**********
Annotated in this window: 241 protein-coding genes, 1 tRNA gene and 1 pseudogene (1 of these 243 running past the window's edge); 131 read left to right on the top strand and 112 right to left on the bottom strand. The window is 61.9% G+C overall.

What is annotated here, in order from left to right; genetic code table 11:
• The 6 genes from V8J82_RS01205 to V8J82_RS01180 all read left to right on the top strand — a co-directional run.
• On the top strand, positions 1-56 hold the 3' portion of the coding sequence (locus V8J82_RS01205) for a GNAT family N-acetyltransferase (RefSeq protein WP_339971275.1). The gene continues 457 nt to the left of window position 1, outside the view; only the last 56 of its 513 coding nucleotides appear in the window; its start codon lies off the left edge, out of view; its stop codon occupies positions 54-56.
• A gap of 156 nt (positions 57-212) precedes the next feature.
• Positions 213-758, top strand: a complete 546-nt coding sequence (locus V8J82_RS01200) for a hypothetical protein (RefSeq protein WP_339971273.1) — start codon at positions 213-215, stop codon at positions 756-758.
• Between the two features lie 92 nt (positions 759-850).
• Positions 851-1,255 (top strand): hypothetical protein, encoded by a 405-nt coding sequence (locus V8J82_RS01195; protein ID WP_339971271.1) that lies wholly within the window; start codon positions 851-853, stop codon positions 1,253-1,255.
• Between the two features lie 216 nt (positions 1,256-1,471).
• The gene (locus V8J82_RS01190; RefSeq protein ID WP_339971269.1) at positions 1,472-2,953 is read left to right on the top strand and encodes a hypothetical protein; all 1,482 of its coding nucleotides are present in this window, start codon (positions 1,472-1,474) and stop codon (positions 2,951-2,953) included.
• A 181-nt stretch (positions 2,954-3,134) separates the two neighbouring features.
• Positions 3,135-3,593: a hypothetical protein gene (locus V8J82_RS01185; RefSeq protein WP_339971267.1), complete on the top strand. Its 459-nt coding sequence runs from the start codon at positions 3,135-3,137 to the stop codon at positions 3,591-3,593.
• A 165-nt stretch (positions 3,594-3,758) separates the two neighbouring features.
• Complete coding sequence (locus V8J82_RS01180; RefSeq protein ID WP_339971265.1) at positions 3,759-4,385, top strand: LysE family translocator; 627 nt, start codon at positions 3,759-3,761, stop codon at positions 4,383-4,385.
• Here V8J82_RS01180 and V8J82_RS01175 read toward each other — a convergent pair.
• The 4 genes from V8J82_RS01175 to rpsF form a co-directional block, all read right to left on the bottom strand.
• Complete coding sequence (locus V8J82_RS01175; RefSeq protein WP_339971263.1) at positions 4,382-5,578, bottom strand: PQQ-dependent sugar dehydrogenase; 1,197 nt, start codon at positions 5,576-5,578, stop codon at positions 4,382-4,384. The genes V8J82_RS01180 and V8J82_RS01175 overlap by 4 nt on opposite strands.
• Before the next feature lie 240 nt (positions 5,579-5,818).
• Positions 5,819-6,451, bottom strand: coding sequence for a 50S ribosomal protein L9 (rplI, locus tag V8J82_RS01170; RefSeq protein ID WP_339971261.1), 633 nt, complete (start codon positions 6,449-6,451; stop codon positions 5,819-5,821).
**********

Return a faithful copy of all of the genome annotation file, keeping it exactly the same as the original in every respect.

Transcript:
Annotated in this window: 241 protein-coding genes, 1 tRNA gene and 1 pseudogene (1 of these 243 running past the window's edge); 131 read left to right on the top strand and 112 right to left on the bottom strand. The window is 61.9% G+C overall.

What is annotated here, in order from left to right; genetic code table 11:
• The 6 genes from V8J82_RS01205 to V8J82_RS01180 all read left to right on the top strand — a co-directional run.
• On the top strand, positions 1-56 hold the 3' portion of the coding sequence (locus V8J82_RS01205) for a GNAT family N-acetyltransferase (RefSeq protein WP_339971275.1). The gene continues 457 nt to the left of window position 1, outside the view; only the last 56 of its 513 coding nucleotides appear in the window; its start codon lies off the left edge, out of view; its stop codon occupies positions 54-56.
• A gap of 156 nt (positions 57-212) precedes the next feature.
• Positions 213-758, top strand: a complete 546-nt coding sequence (locus V8J82_RS01200) for a hypothetical protein (RefSeq protein WP_339971273.1) — start codon at positions 213-215, stop codon at positions 756-758.
• Between the two features lie 92 nt (positions 759-850).
• Positions 851-1,255 (top strand): hypothetical protein, encoded by a 405-nt coding sequence (locus V8J82_RS01195; protein ID WP_339971271.1) that lies wholly within the window; start codon positions 851-853, stop codon positions 1,253-1,255.
• Between the two features lie 216 nt (positions 1,256-1,471).
• The gene (locus V8J82_RS01190; RefSeq protein ID WP_339971269.1) at positions 1,472-2,953 is read left to right on the top strand and encodes a hypothetical protein; all 1,482 of its coding nucleotides are present in this window, start codon (positions 1,472-1,474) and stop codon (positions 2,951-2,953) included.
• A 181-nt stretch (positions 2,954-3,134) separates the two neighbouring features.
• Positions 3,135-3,593: a hypothetical protein gene (locus V8J82_RS01185; RefSeq protein WP_339971267.1), complete on the top strand. Its 459-nt coding sequence runs from the start codon at positions 3,135-3,137 to the stop codon at positions 3,591-3,593.
• A 165-nt stretch (positions 3,594-3,758) separates the two neighbouring features.
• Complete coding sequence (locus V8J82_RS01180; RefSeq protein ID WP_339971265.1) at positions 3,759-4,385, top strand: LysE family translocator; 627 nt, start codon at positions 3,759-3,761, stop codon at positions 4,383-4,385.
• Here V8J82_RS01180 and V8J82_RS01175 read toward each other — a convergent pair.
• The 4 genes from V8J82_RS01175 to rpsF form a co-directional block, all read right to left on the bottom strand.
• Complete coding sequence (locus V8J82_RS01175; RefSeq protein WP_339971263.1) at positions 4,382-5,578, bottom strand: PQQ-dependent sugar dehydrogenase; 1,197 nt, start codon at positions 5,576-5,578, stop codon at positions 4,382-4,384. The genes V8J82_RS01180 and V8J82_RS01175 overlap by 4 nt on opposite strands.
• Before the next feature lie 240 nt (positions 5,579-5,818).
• Positions 5,819-6,451, bottom strand: coding sequence for a 50S ribosomal protein L9 (rplI, locus tag V8J82_RS01170; RefSeq protein ID WP_339971261.1), 633 nt, complete (start codon positions 6,449-6,451; stop codon positions 5,819-5,821).